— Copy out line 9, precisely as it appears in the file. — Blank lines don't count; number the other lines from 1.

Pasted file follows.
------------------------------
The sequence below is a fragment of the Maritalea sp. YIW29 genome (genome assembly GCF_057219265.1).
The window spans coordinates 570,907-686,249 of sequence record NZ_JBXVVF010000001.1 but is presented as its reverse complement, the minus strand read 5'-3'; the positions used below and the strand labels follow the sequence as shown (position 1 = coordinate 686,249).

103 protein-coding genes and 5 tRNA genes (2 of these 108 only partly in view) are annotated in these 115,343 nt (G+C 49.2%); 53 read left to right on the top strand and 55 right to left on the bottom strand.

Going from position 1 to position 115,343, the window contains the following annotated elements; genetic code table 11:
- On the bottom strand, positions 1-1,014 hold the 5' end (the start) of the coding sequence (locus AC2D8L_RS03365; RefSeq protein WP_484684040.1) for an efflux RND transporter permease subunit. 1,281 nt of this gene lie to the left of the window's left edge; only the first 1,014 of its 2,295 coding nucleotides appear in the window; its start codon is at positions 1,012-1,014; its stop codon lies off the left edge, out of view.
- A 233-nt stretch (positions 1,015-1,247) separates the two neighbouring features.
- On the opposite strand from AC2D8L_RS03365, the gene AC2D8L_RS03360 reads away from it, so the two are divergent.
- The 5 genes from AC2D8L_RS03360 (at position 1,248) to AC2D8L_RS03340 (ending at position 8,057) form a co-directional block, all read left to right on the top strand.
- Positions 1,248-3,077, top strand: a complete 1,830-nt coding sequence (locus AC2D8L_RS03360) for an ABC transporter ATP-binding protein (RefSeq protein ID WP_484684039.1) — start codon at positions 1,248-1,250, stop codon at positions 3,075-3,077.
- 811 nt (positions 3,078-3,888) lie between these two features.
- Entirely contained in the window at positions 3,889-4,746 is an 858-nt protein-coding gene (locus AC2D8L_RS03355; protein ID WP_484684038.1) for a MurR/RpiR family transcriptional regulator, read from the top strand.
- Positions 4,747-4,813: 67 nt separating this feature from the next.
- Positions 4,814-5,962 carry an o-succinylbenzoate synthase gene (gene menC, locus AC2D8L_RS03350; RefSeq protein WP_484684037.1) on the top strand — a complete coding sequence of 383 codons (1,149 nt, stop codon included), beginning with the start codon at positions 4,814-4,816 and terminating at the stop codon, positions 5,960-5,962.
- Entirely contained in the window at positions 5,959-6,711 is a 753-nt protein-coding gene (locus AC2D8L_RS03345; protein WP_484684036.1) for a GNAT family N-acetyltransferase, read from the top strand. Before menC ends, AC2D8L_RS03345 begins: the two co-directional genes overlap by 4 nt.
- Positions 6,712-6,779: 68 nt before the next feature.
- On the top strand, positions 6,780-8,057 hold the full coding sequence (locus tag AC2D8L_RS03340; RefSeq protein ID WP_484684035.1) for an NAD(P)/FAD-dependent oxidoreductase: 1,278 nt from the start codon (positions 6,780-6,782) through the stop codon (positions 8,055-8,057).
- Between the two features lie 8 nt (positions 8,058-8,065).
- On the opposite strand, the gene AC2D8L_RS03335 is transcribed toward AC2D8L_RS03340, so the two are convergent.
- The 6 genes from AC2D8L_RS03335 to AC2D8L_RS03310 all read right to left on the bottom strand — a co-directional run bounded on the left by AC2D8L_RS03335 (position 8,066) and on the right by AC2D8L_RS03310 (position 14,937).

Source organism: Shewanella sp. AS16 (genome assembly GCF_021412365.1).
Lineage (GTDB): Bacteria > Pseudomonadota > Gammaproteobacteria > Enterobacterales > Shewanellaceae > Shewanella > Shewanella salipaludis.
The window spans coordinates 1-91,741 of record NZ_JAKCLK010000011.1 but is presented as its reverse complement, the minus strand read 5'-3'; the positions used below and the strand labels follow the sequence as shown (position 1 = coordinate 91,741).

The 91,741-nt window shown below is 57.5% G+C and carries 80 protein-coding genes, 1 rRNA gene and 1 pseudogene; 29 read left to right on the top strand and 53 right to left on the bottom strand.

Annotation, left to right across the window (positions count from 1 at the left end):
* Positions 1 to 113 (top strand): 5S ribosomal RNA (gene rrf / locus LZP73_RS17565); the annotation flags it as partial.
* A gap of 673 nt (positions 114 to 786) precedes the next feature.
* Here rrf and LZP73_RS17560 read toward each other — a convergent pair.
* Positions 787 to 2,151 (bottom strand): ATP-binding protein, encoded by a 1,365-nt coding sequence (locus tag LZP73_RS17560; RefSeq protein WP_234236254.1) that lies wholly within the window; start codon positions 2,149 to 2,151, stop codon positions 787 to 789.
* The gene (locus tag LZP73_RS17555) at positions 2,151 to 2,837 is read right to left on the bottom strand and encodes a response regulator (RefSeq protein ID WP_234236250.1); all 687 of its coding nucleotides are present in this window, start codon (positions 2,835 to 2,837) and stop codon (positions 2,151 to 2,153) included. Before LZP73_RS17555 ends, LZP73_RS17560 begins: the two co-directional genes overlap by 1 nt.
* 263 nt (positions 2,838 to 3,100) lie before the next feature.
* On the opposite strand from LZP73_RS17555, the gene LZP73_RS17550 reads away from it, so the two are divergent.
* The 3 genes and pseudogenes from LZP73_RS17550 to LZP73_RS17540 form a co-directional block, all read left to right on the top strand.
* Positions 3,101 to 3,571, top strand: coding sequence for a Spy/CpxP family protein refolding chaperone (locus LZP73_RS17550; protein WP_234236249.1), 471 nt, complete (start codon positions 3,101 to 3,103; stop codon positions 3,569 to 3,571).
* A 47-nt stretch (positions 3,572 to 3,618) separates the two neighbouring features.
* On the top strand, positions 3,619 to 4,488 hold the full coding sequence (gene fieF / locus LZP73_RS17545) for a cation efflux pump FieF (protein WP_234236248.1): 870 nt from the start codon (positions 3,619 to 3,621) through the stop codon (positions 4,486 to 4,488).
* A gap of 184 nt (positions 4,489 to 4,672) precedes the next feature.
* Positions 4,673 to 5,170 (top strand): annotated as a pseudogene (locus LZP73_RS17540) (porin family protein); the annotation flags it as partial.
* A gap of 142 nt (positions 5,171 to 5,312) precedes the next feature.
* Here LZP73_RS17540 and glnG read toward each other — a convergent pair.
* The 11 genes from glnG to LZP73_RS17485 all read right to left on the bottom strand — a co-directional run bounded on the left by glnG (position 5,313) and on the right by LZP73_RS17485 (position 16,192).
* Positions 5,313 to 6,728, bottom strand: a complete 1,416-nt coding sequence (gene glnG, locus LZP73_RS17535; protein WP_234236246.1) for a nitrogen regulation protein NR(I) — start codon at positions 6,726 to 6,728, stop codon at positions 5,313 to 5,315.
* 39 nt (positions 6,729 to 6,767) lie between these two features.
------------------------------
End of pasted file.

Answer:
- Positions 1,248-3,077, top strand: a complete 1,830-nt coding sequence (locus AC2D8L_RS03360) for an ABC transporter ATP-binding protein (RefSeq protein ID WP_484684039.1) — start codon at positions 1,248-1,250, stop codon at positions 3,075-3,077.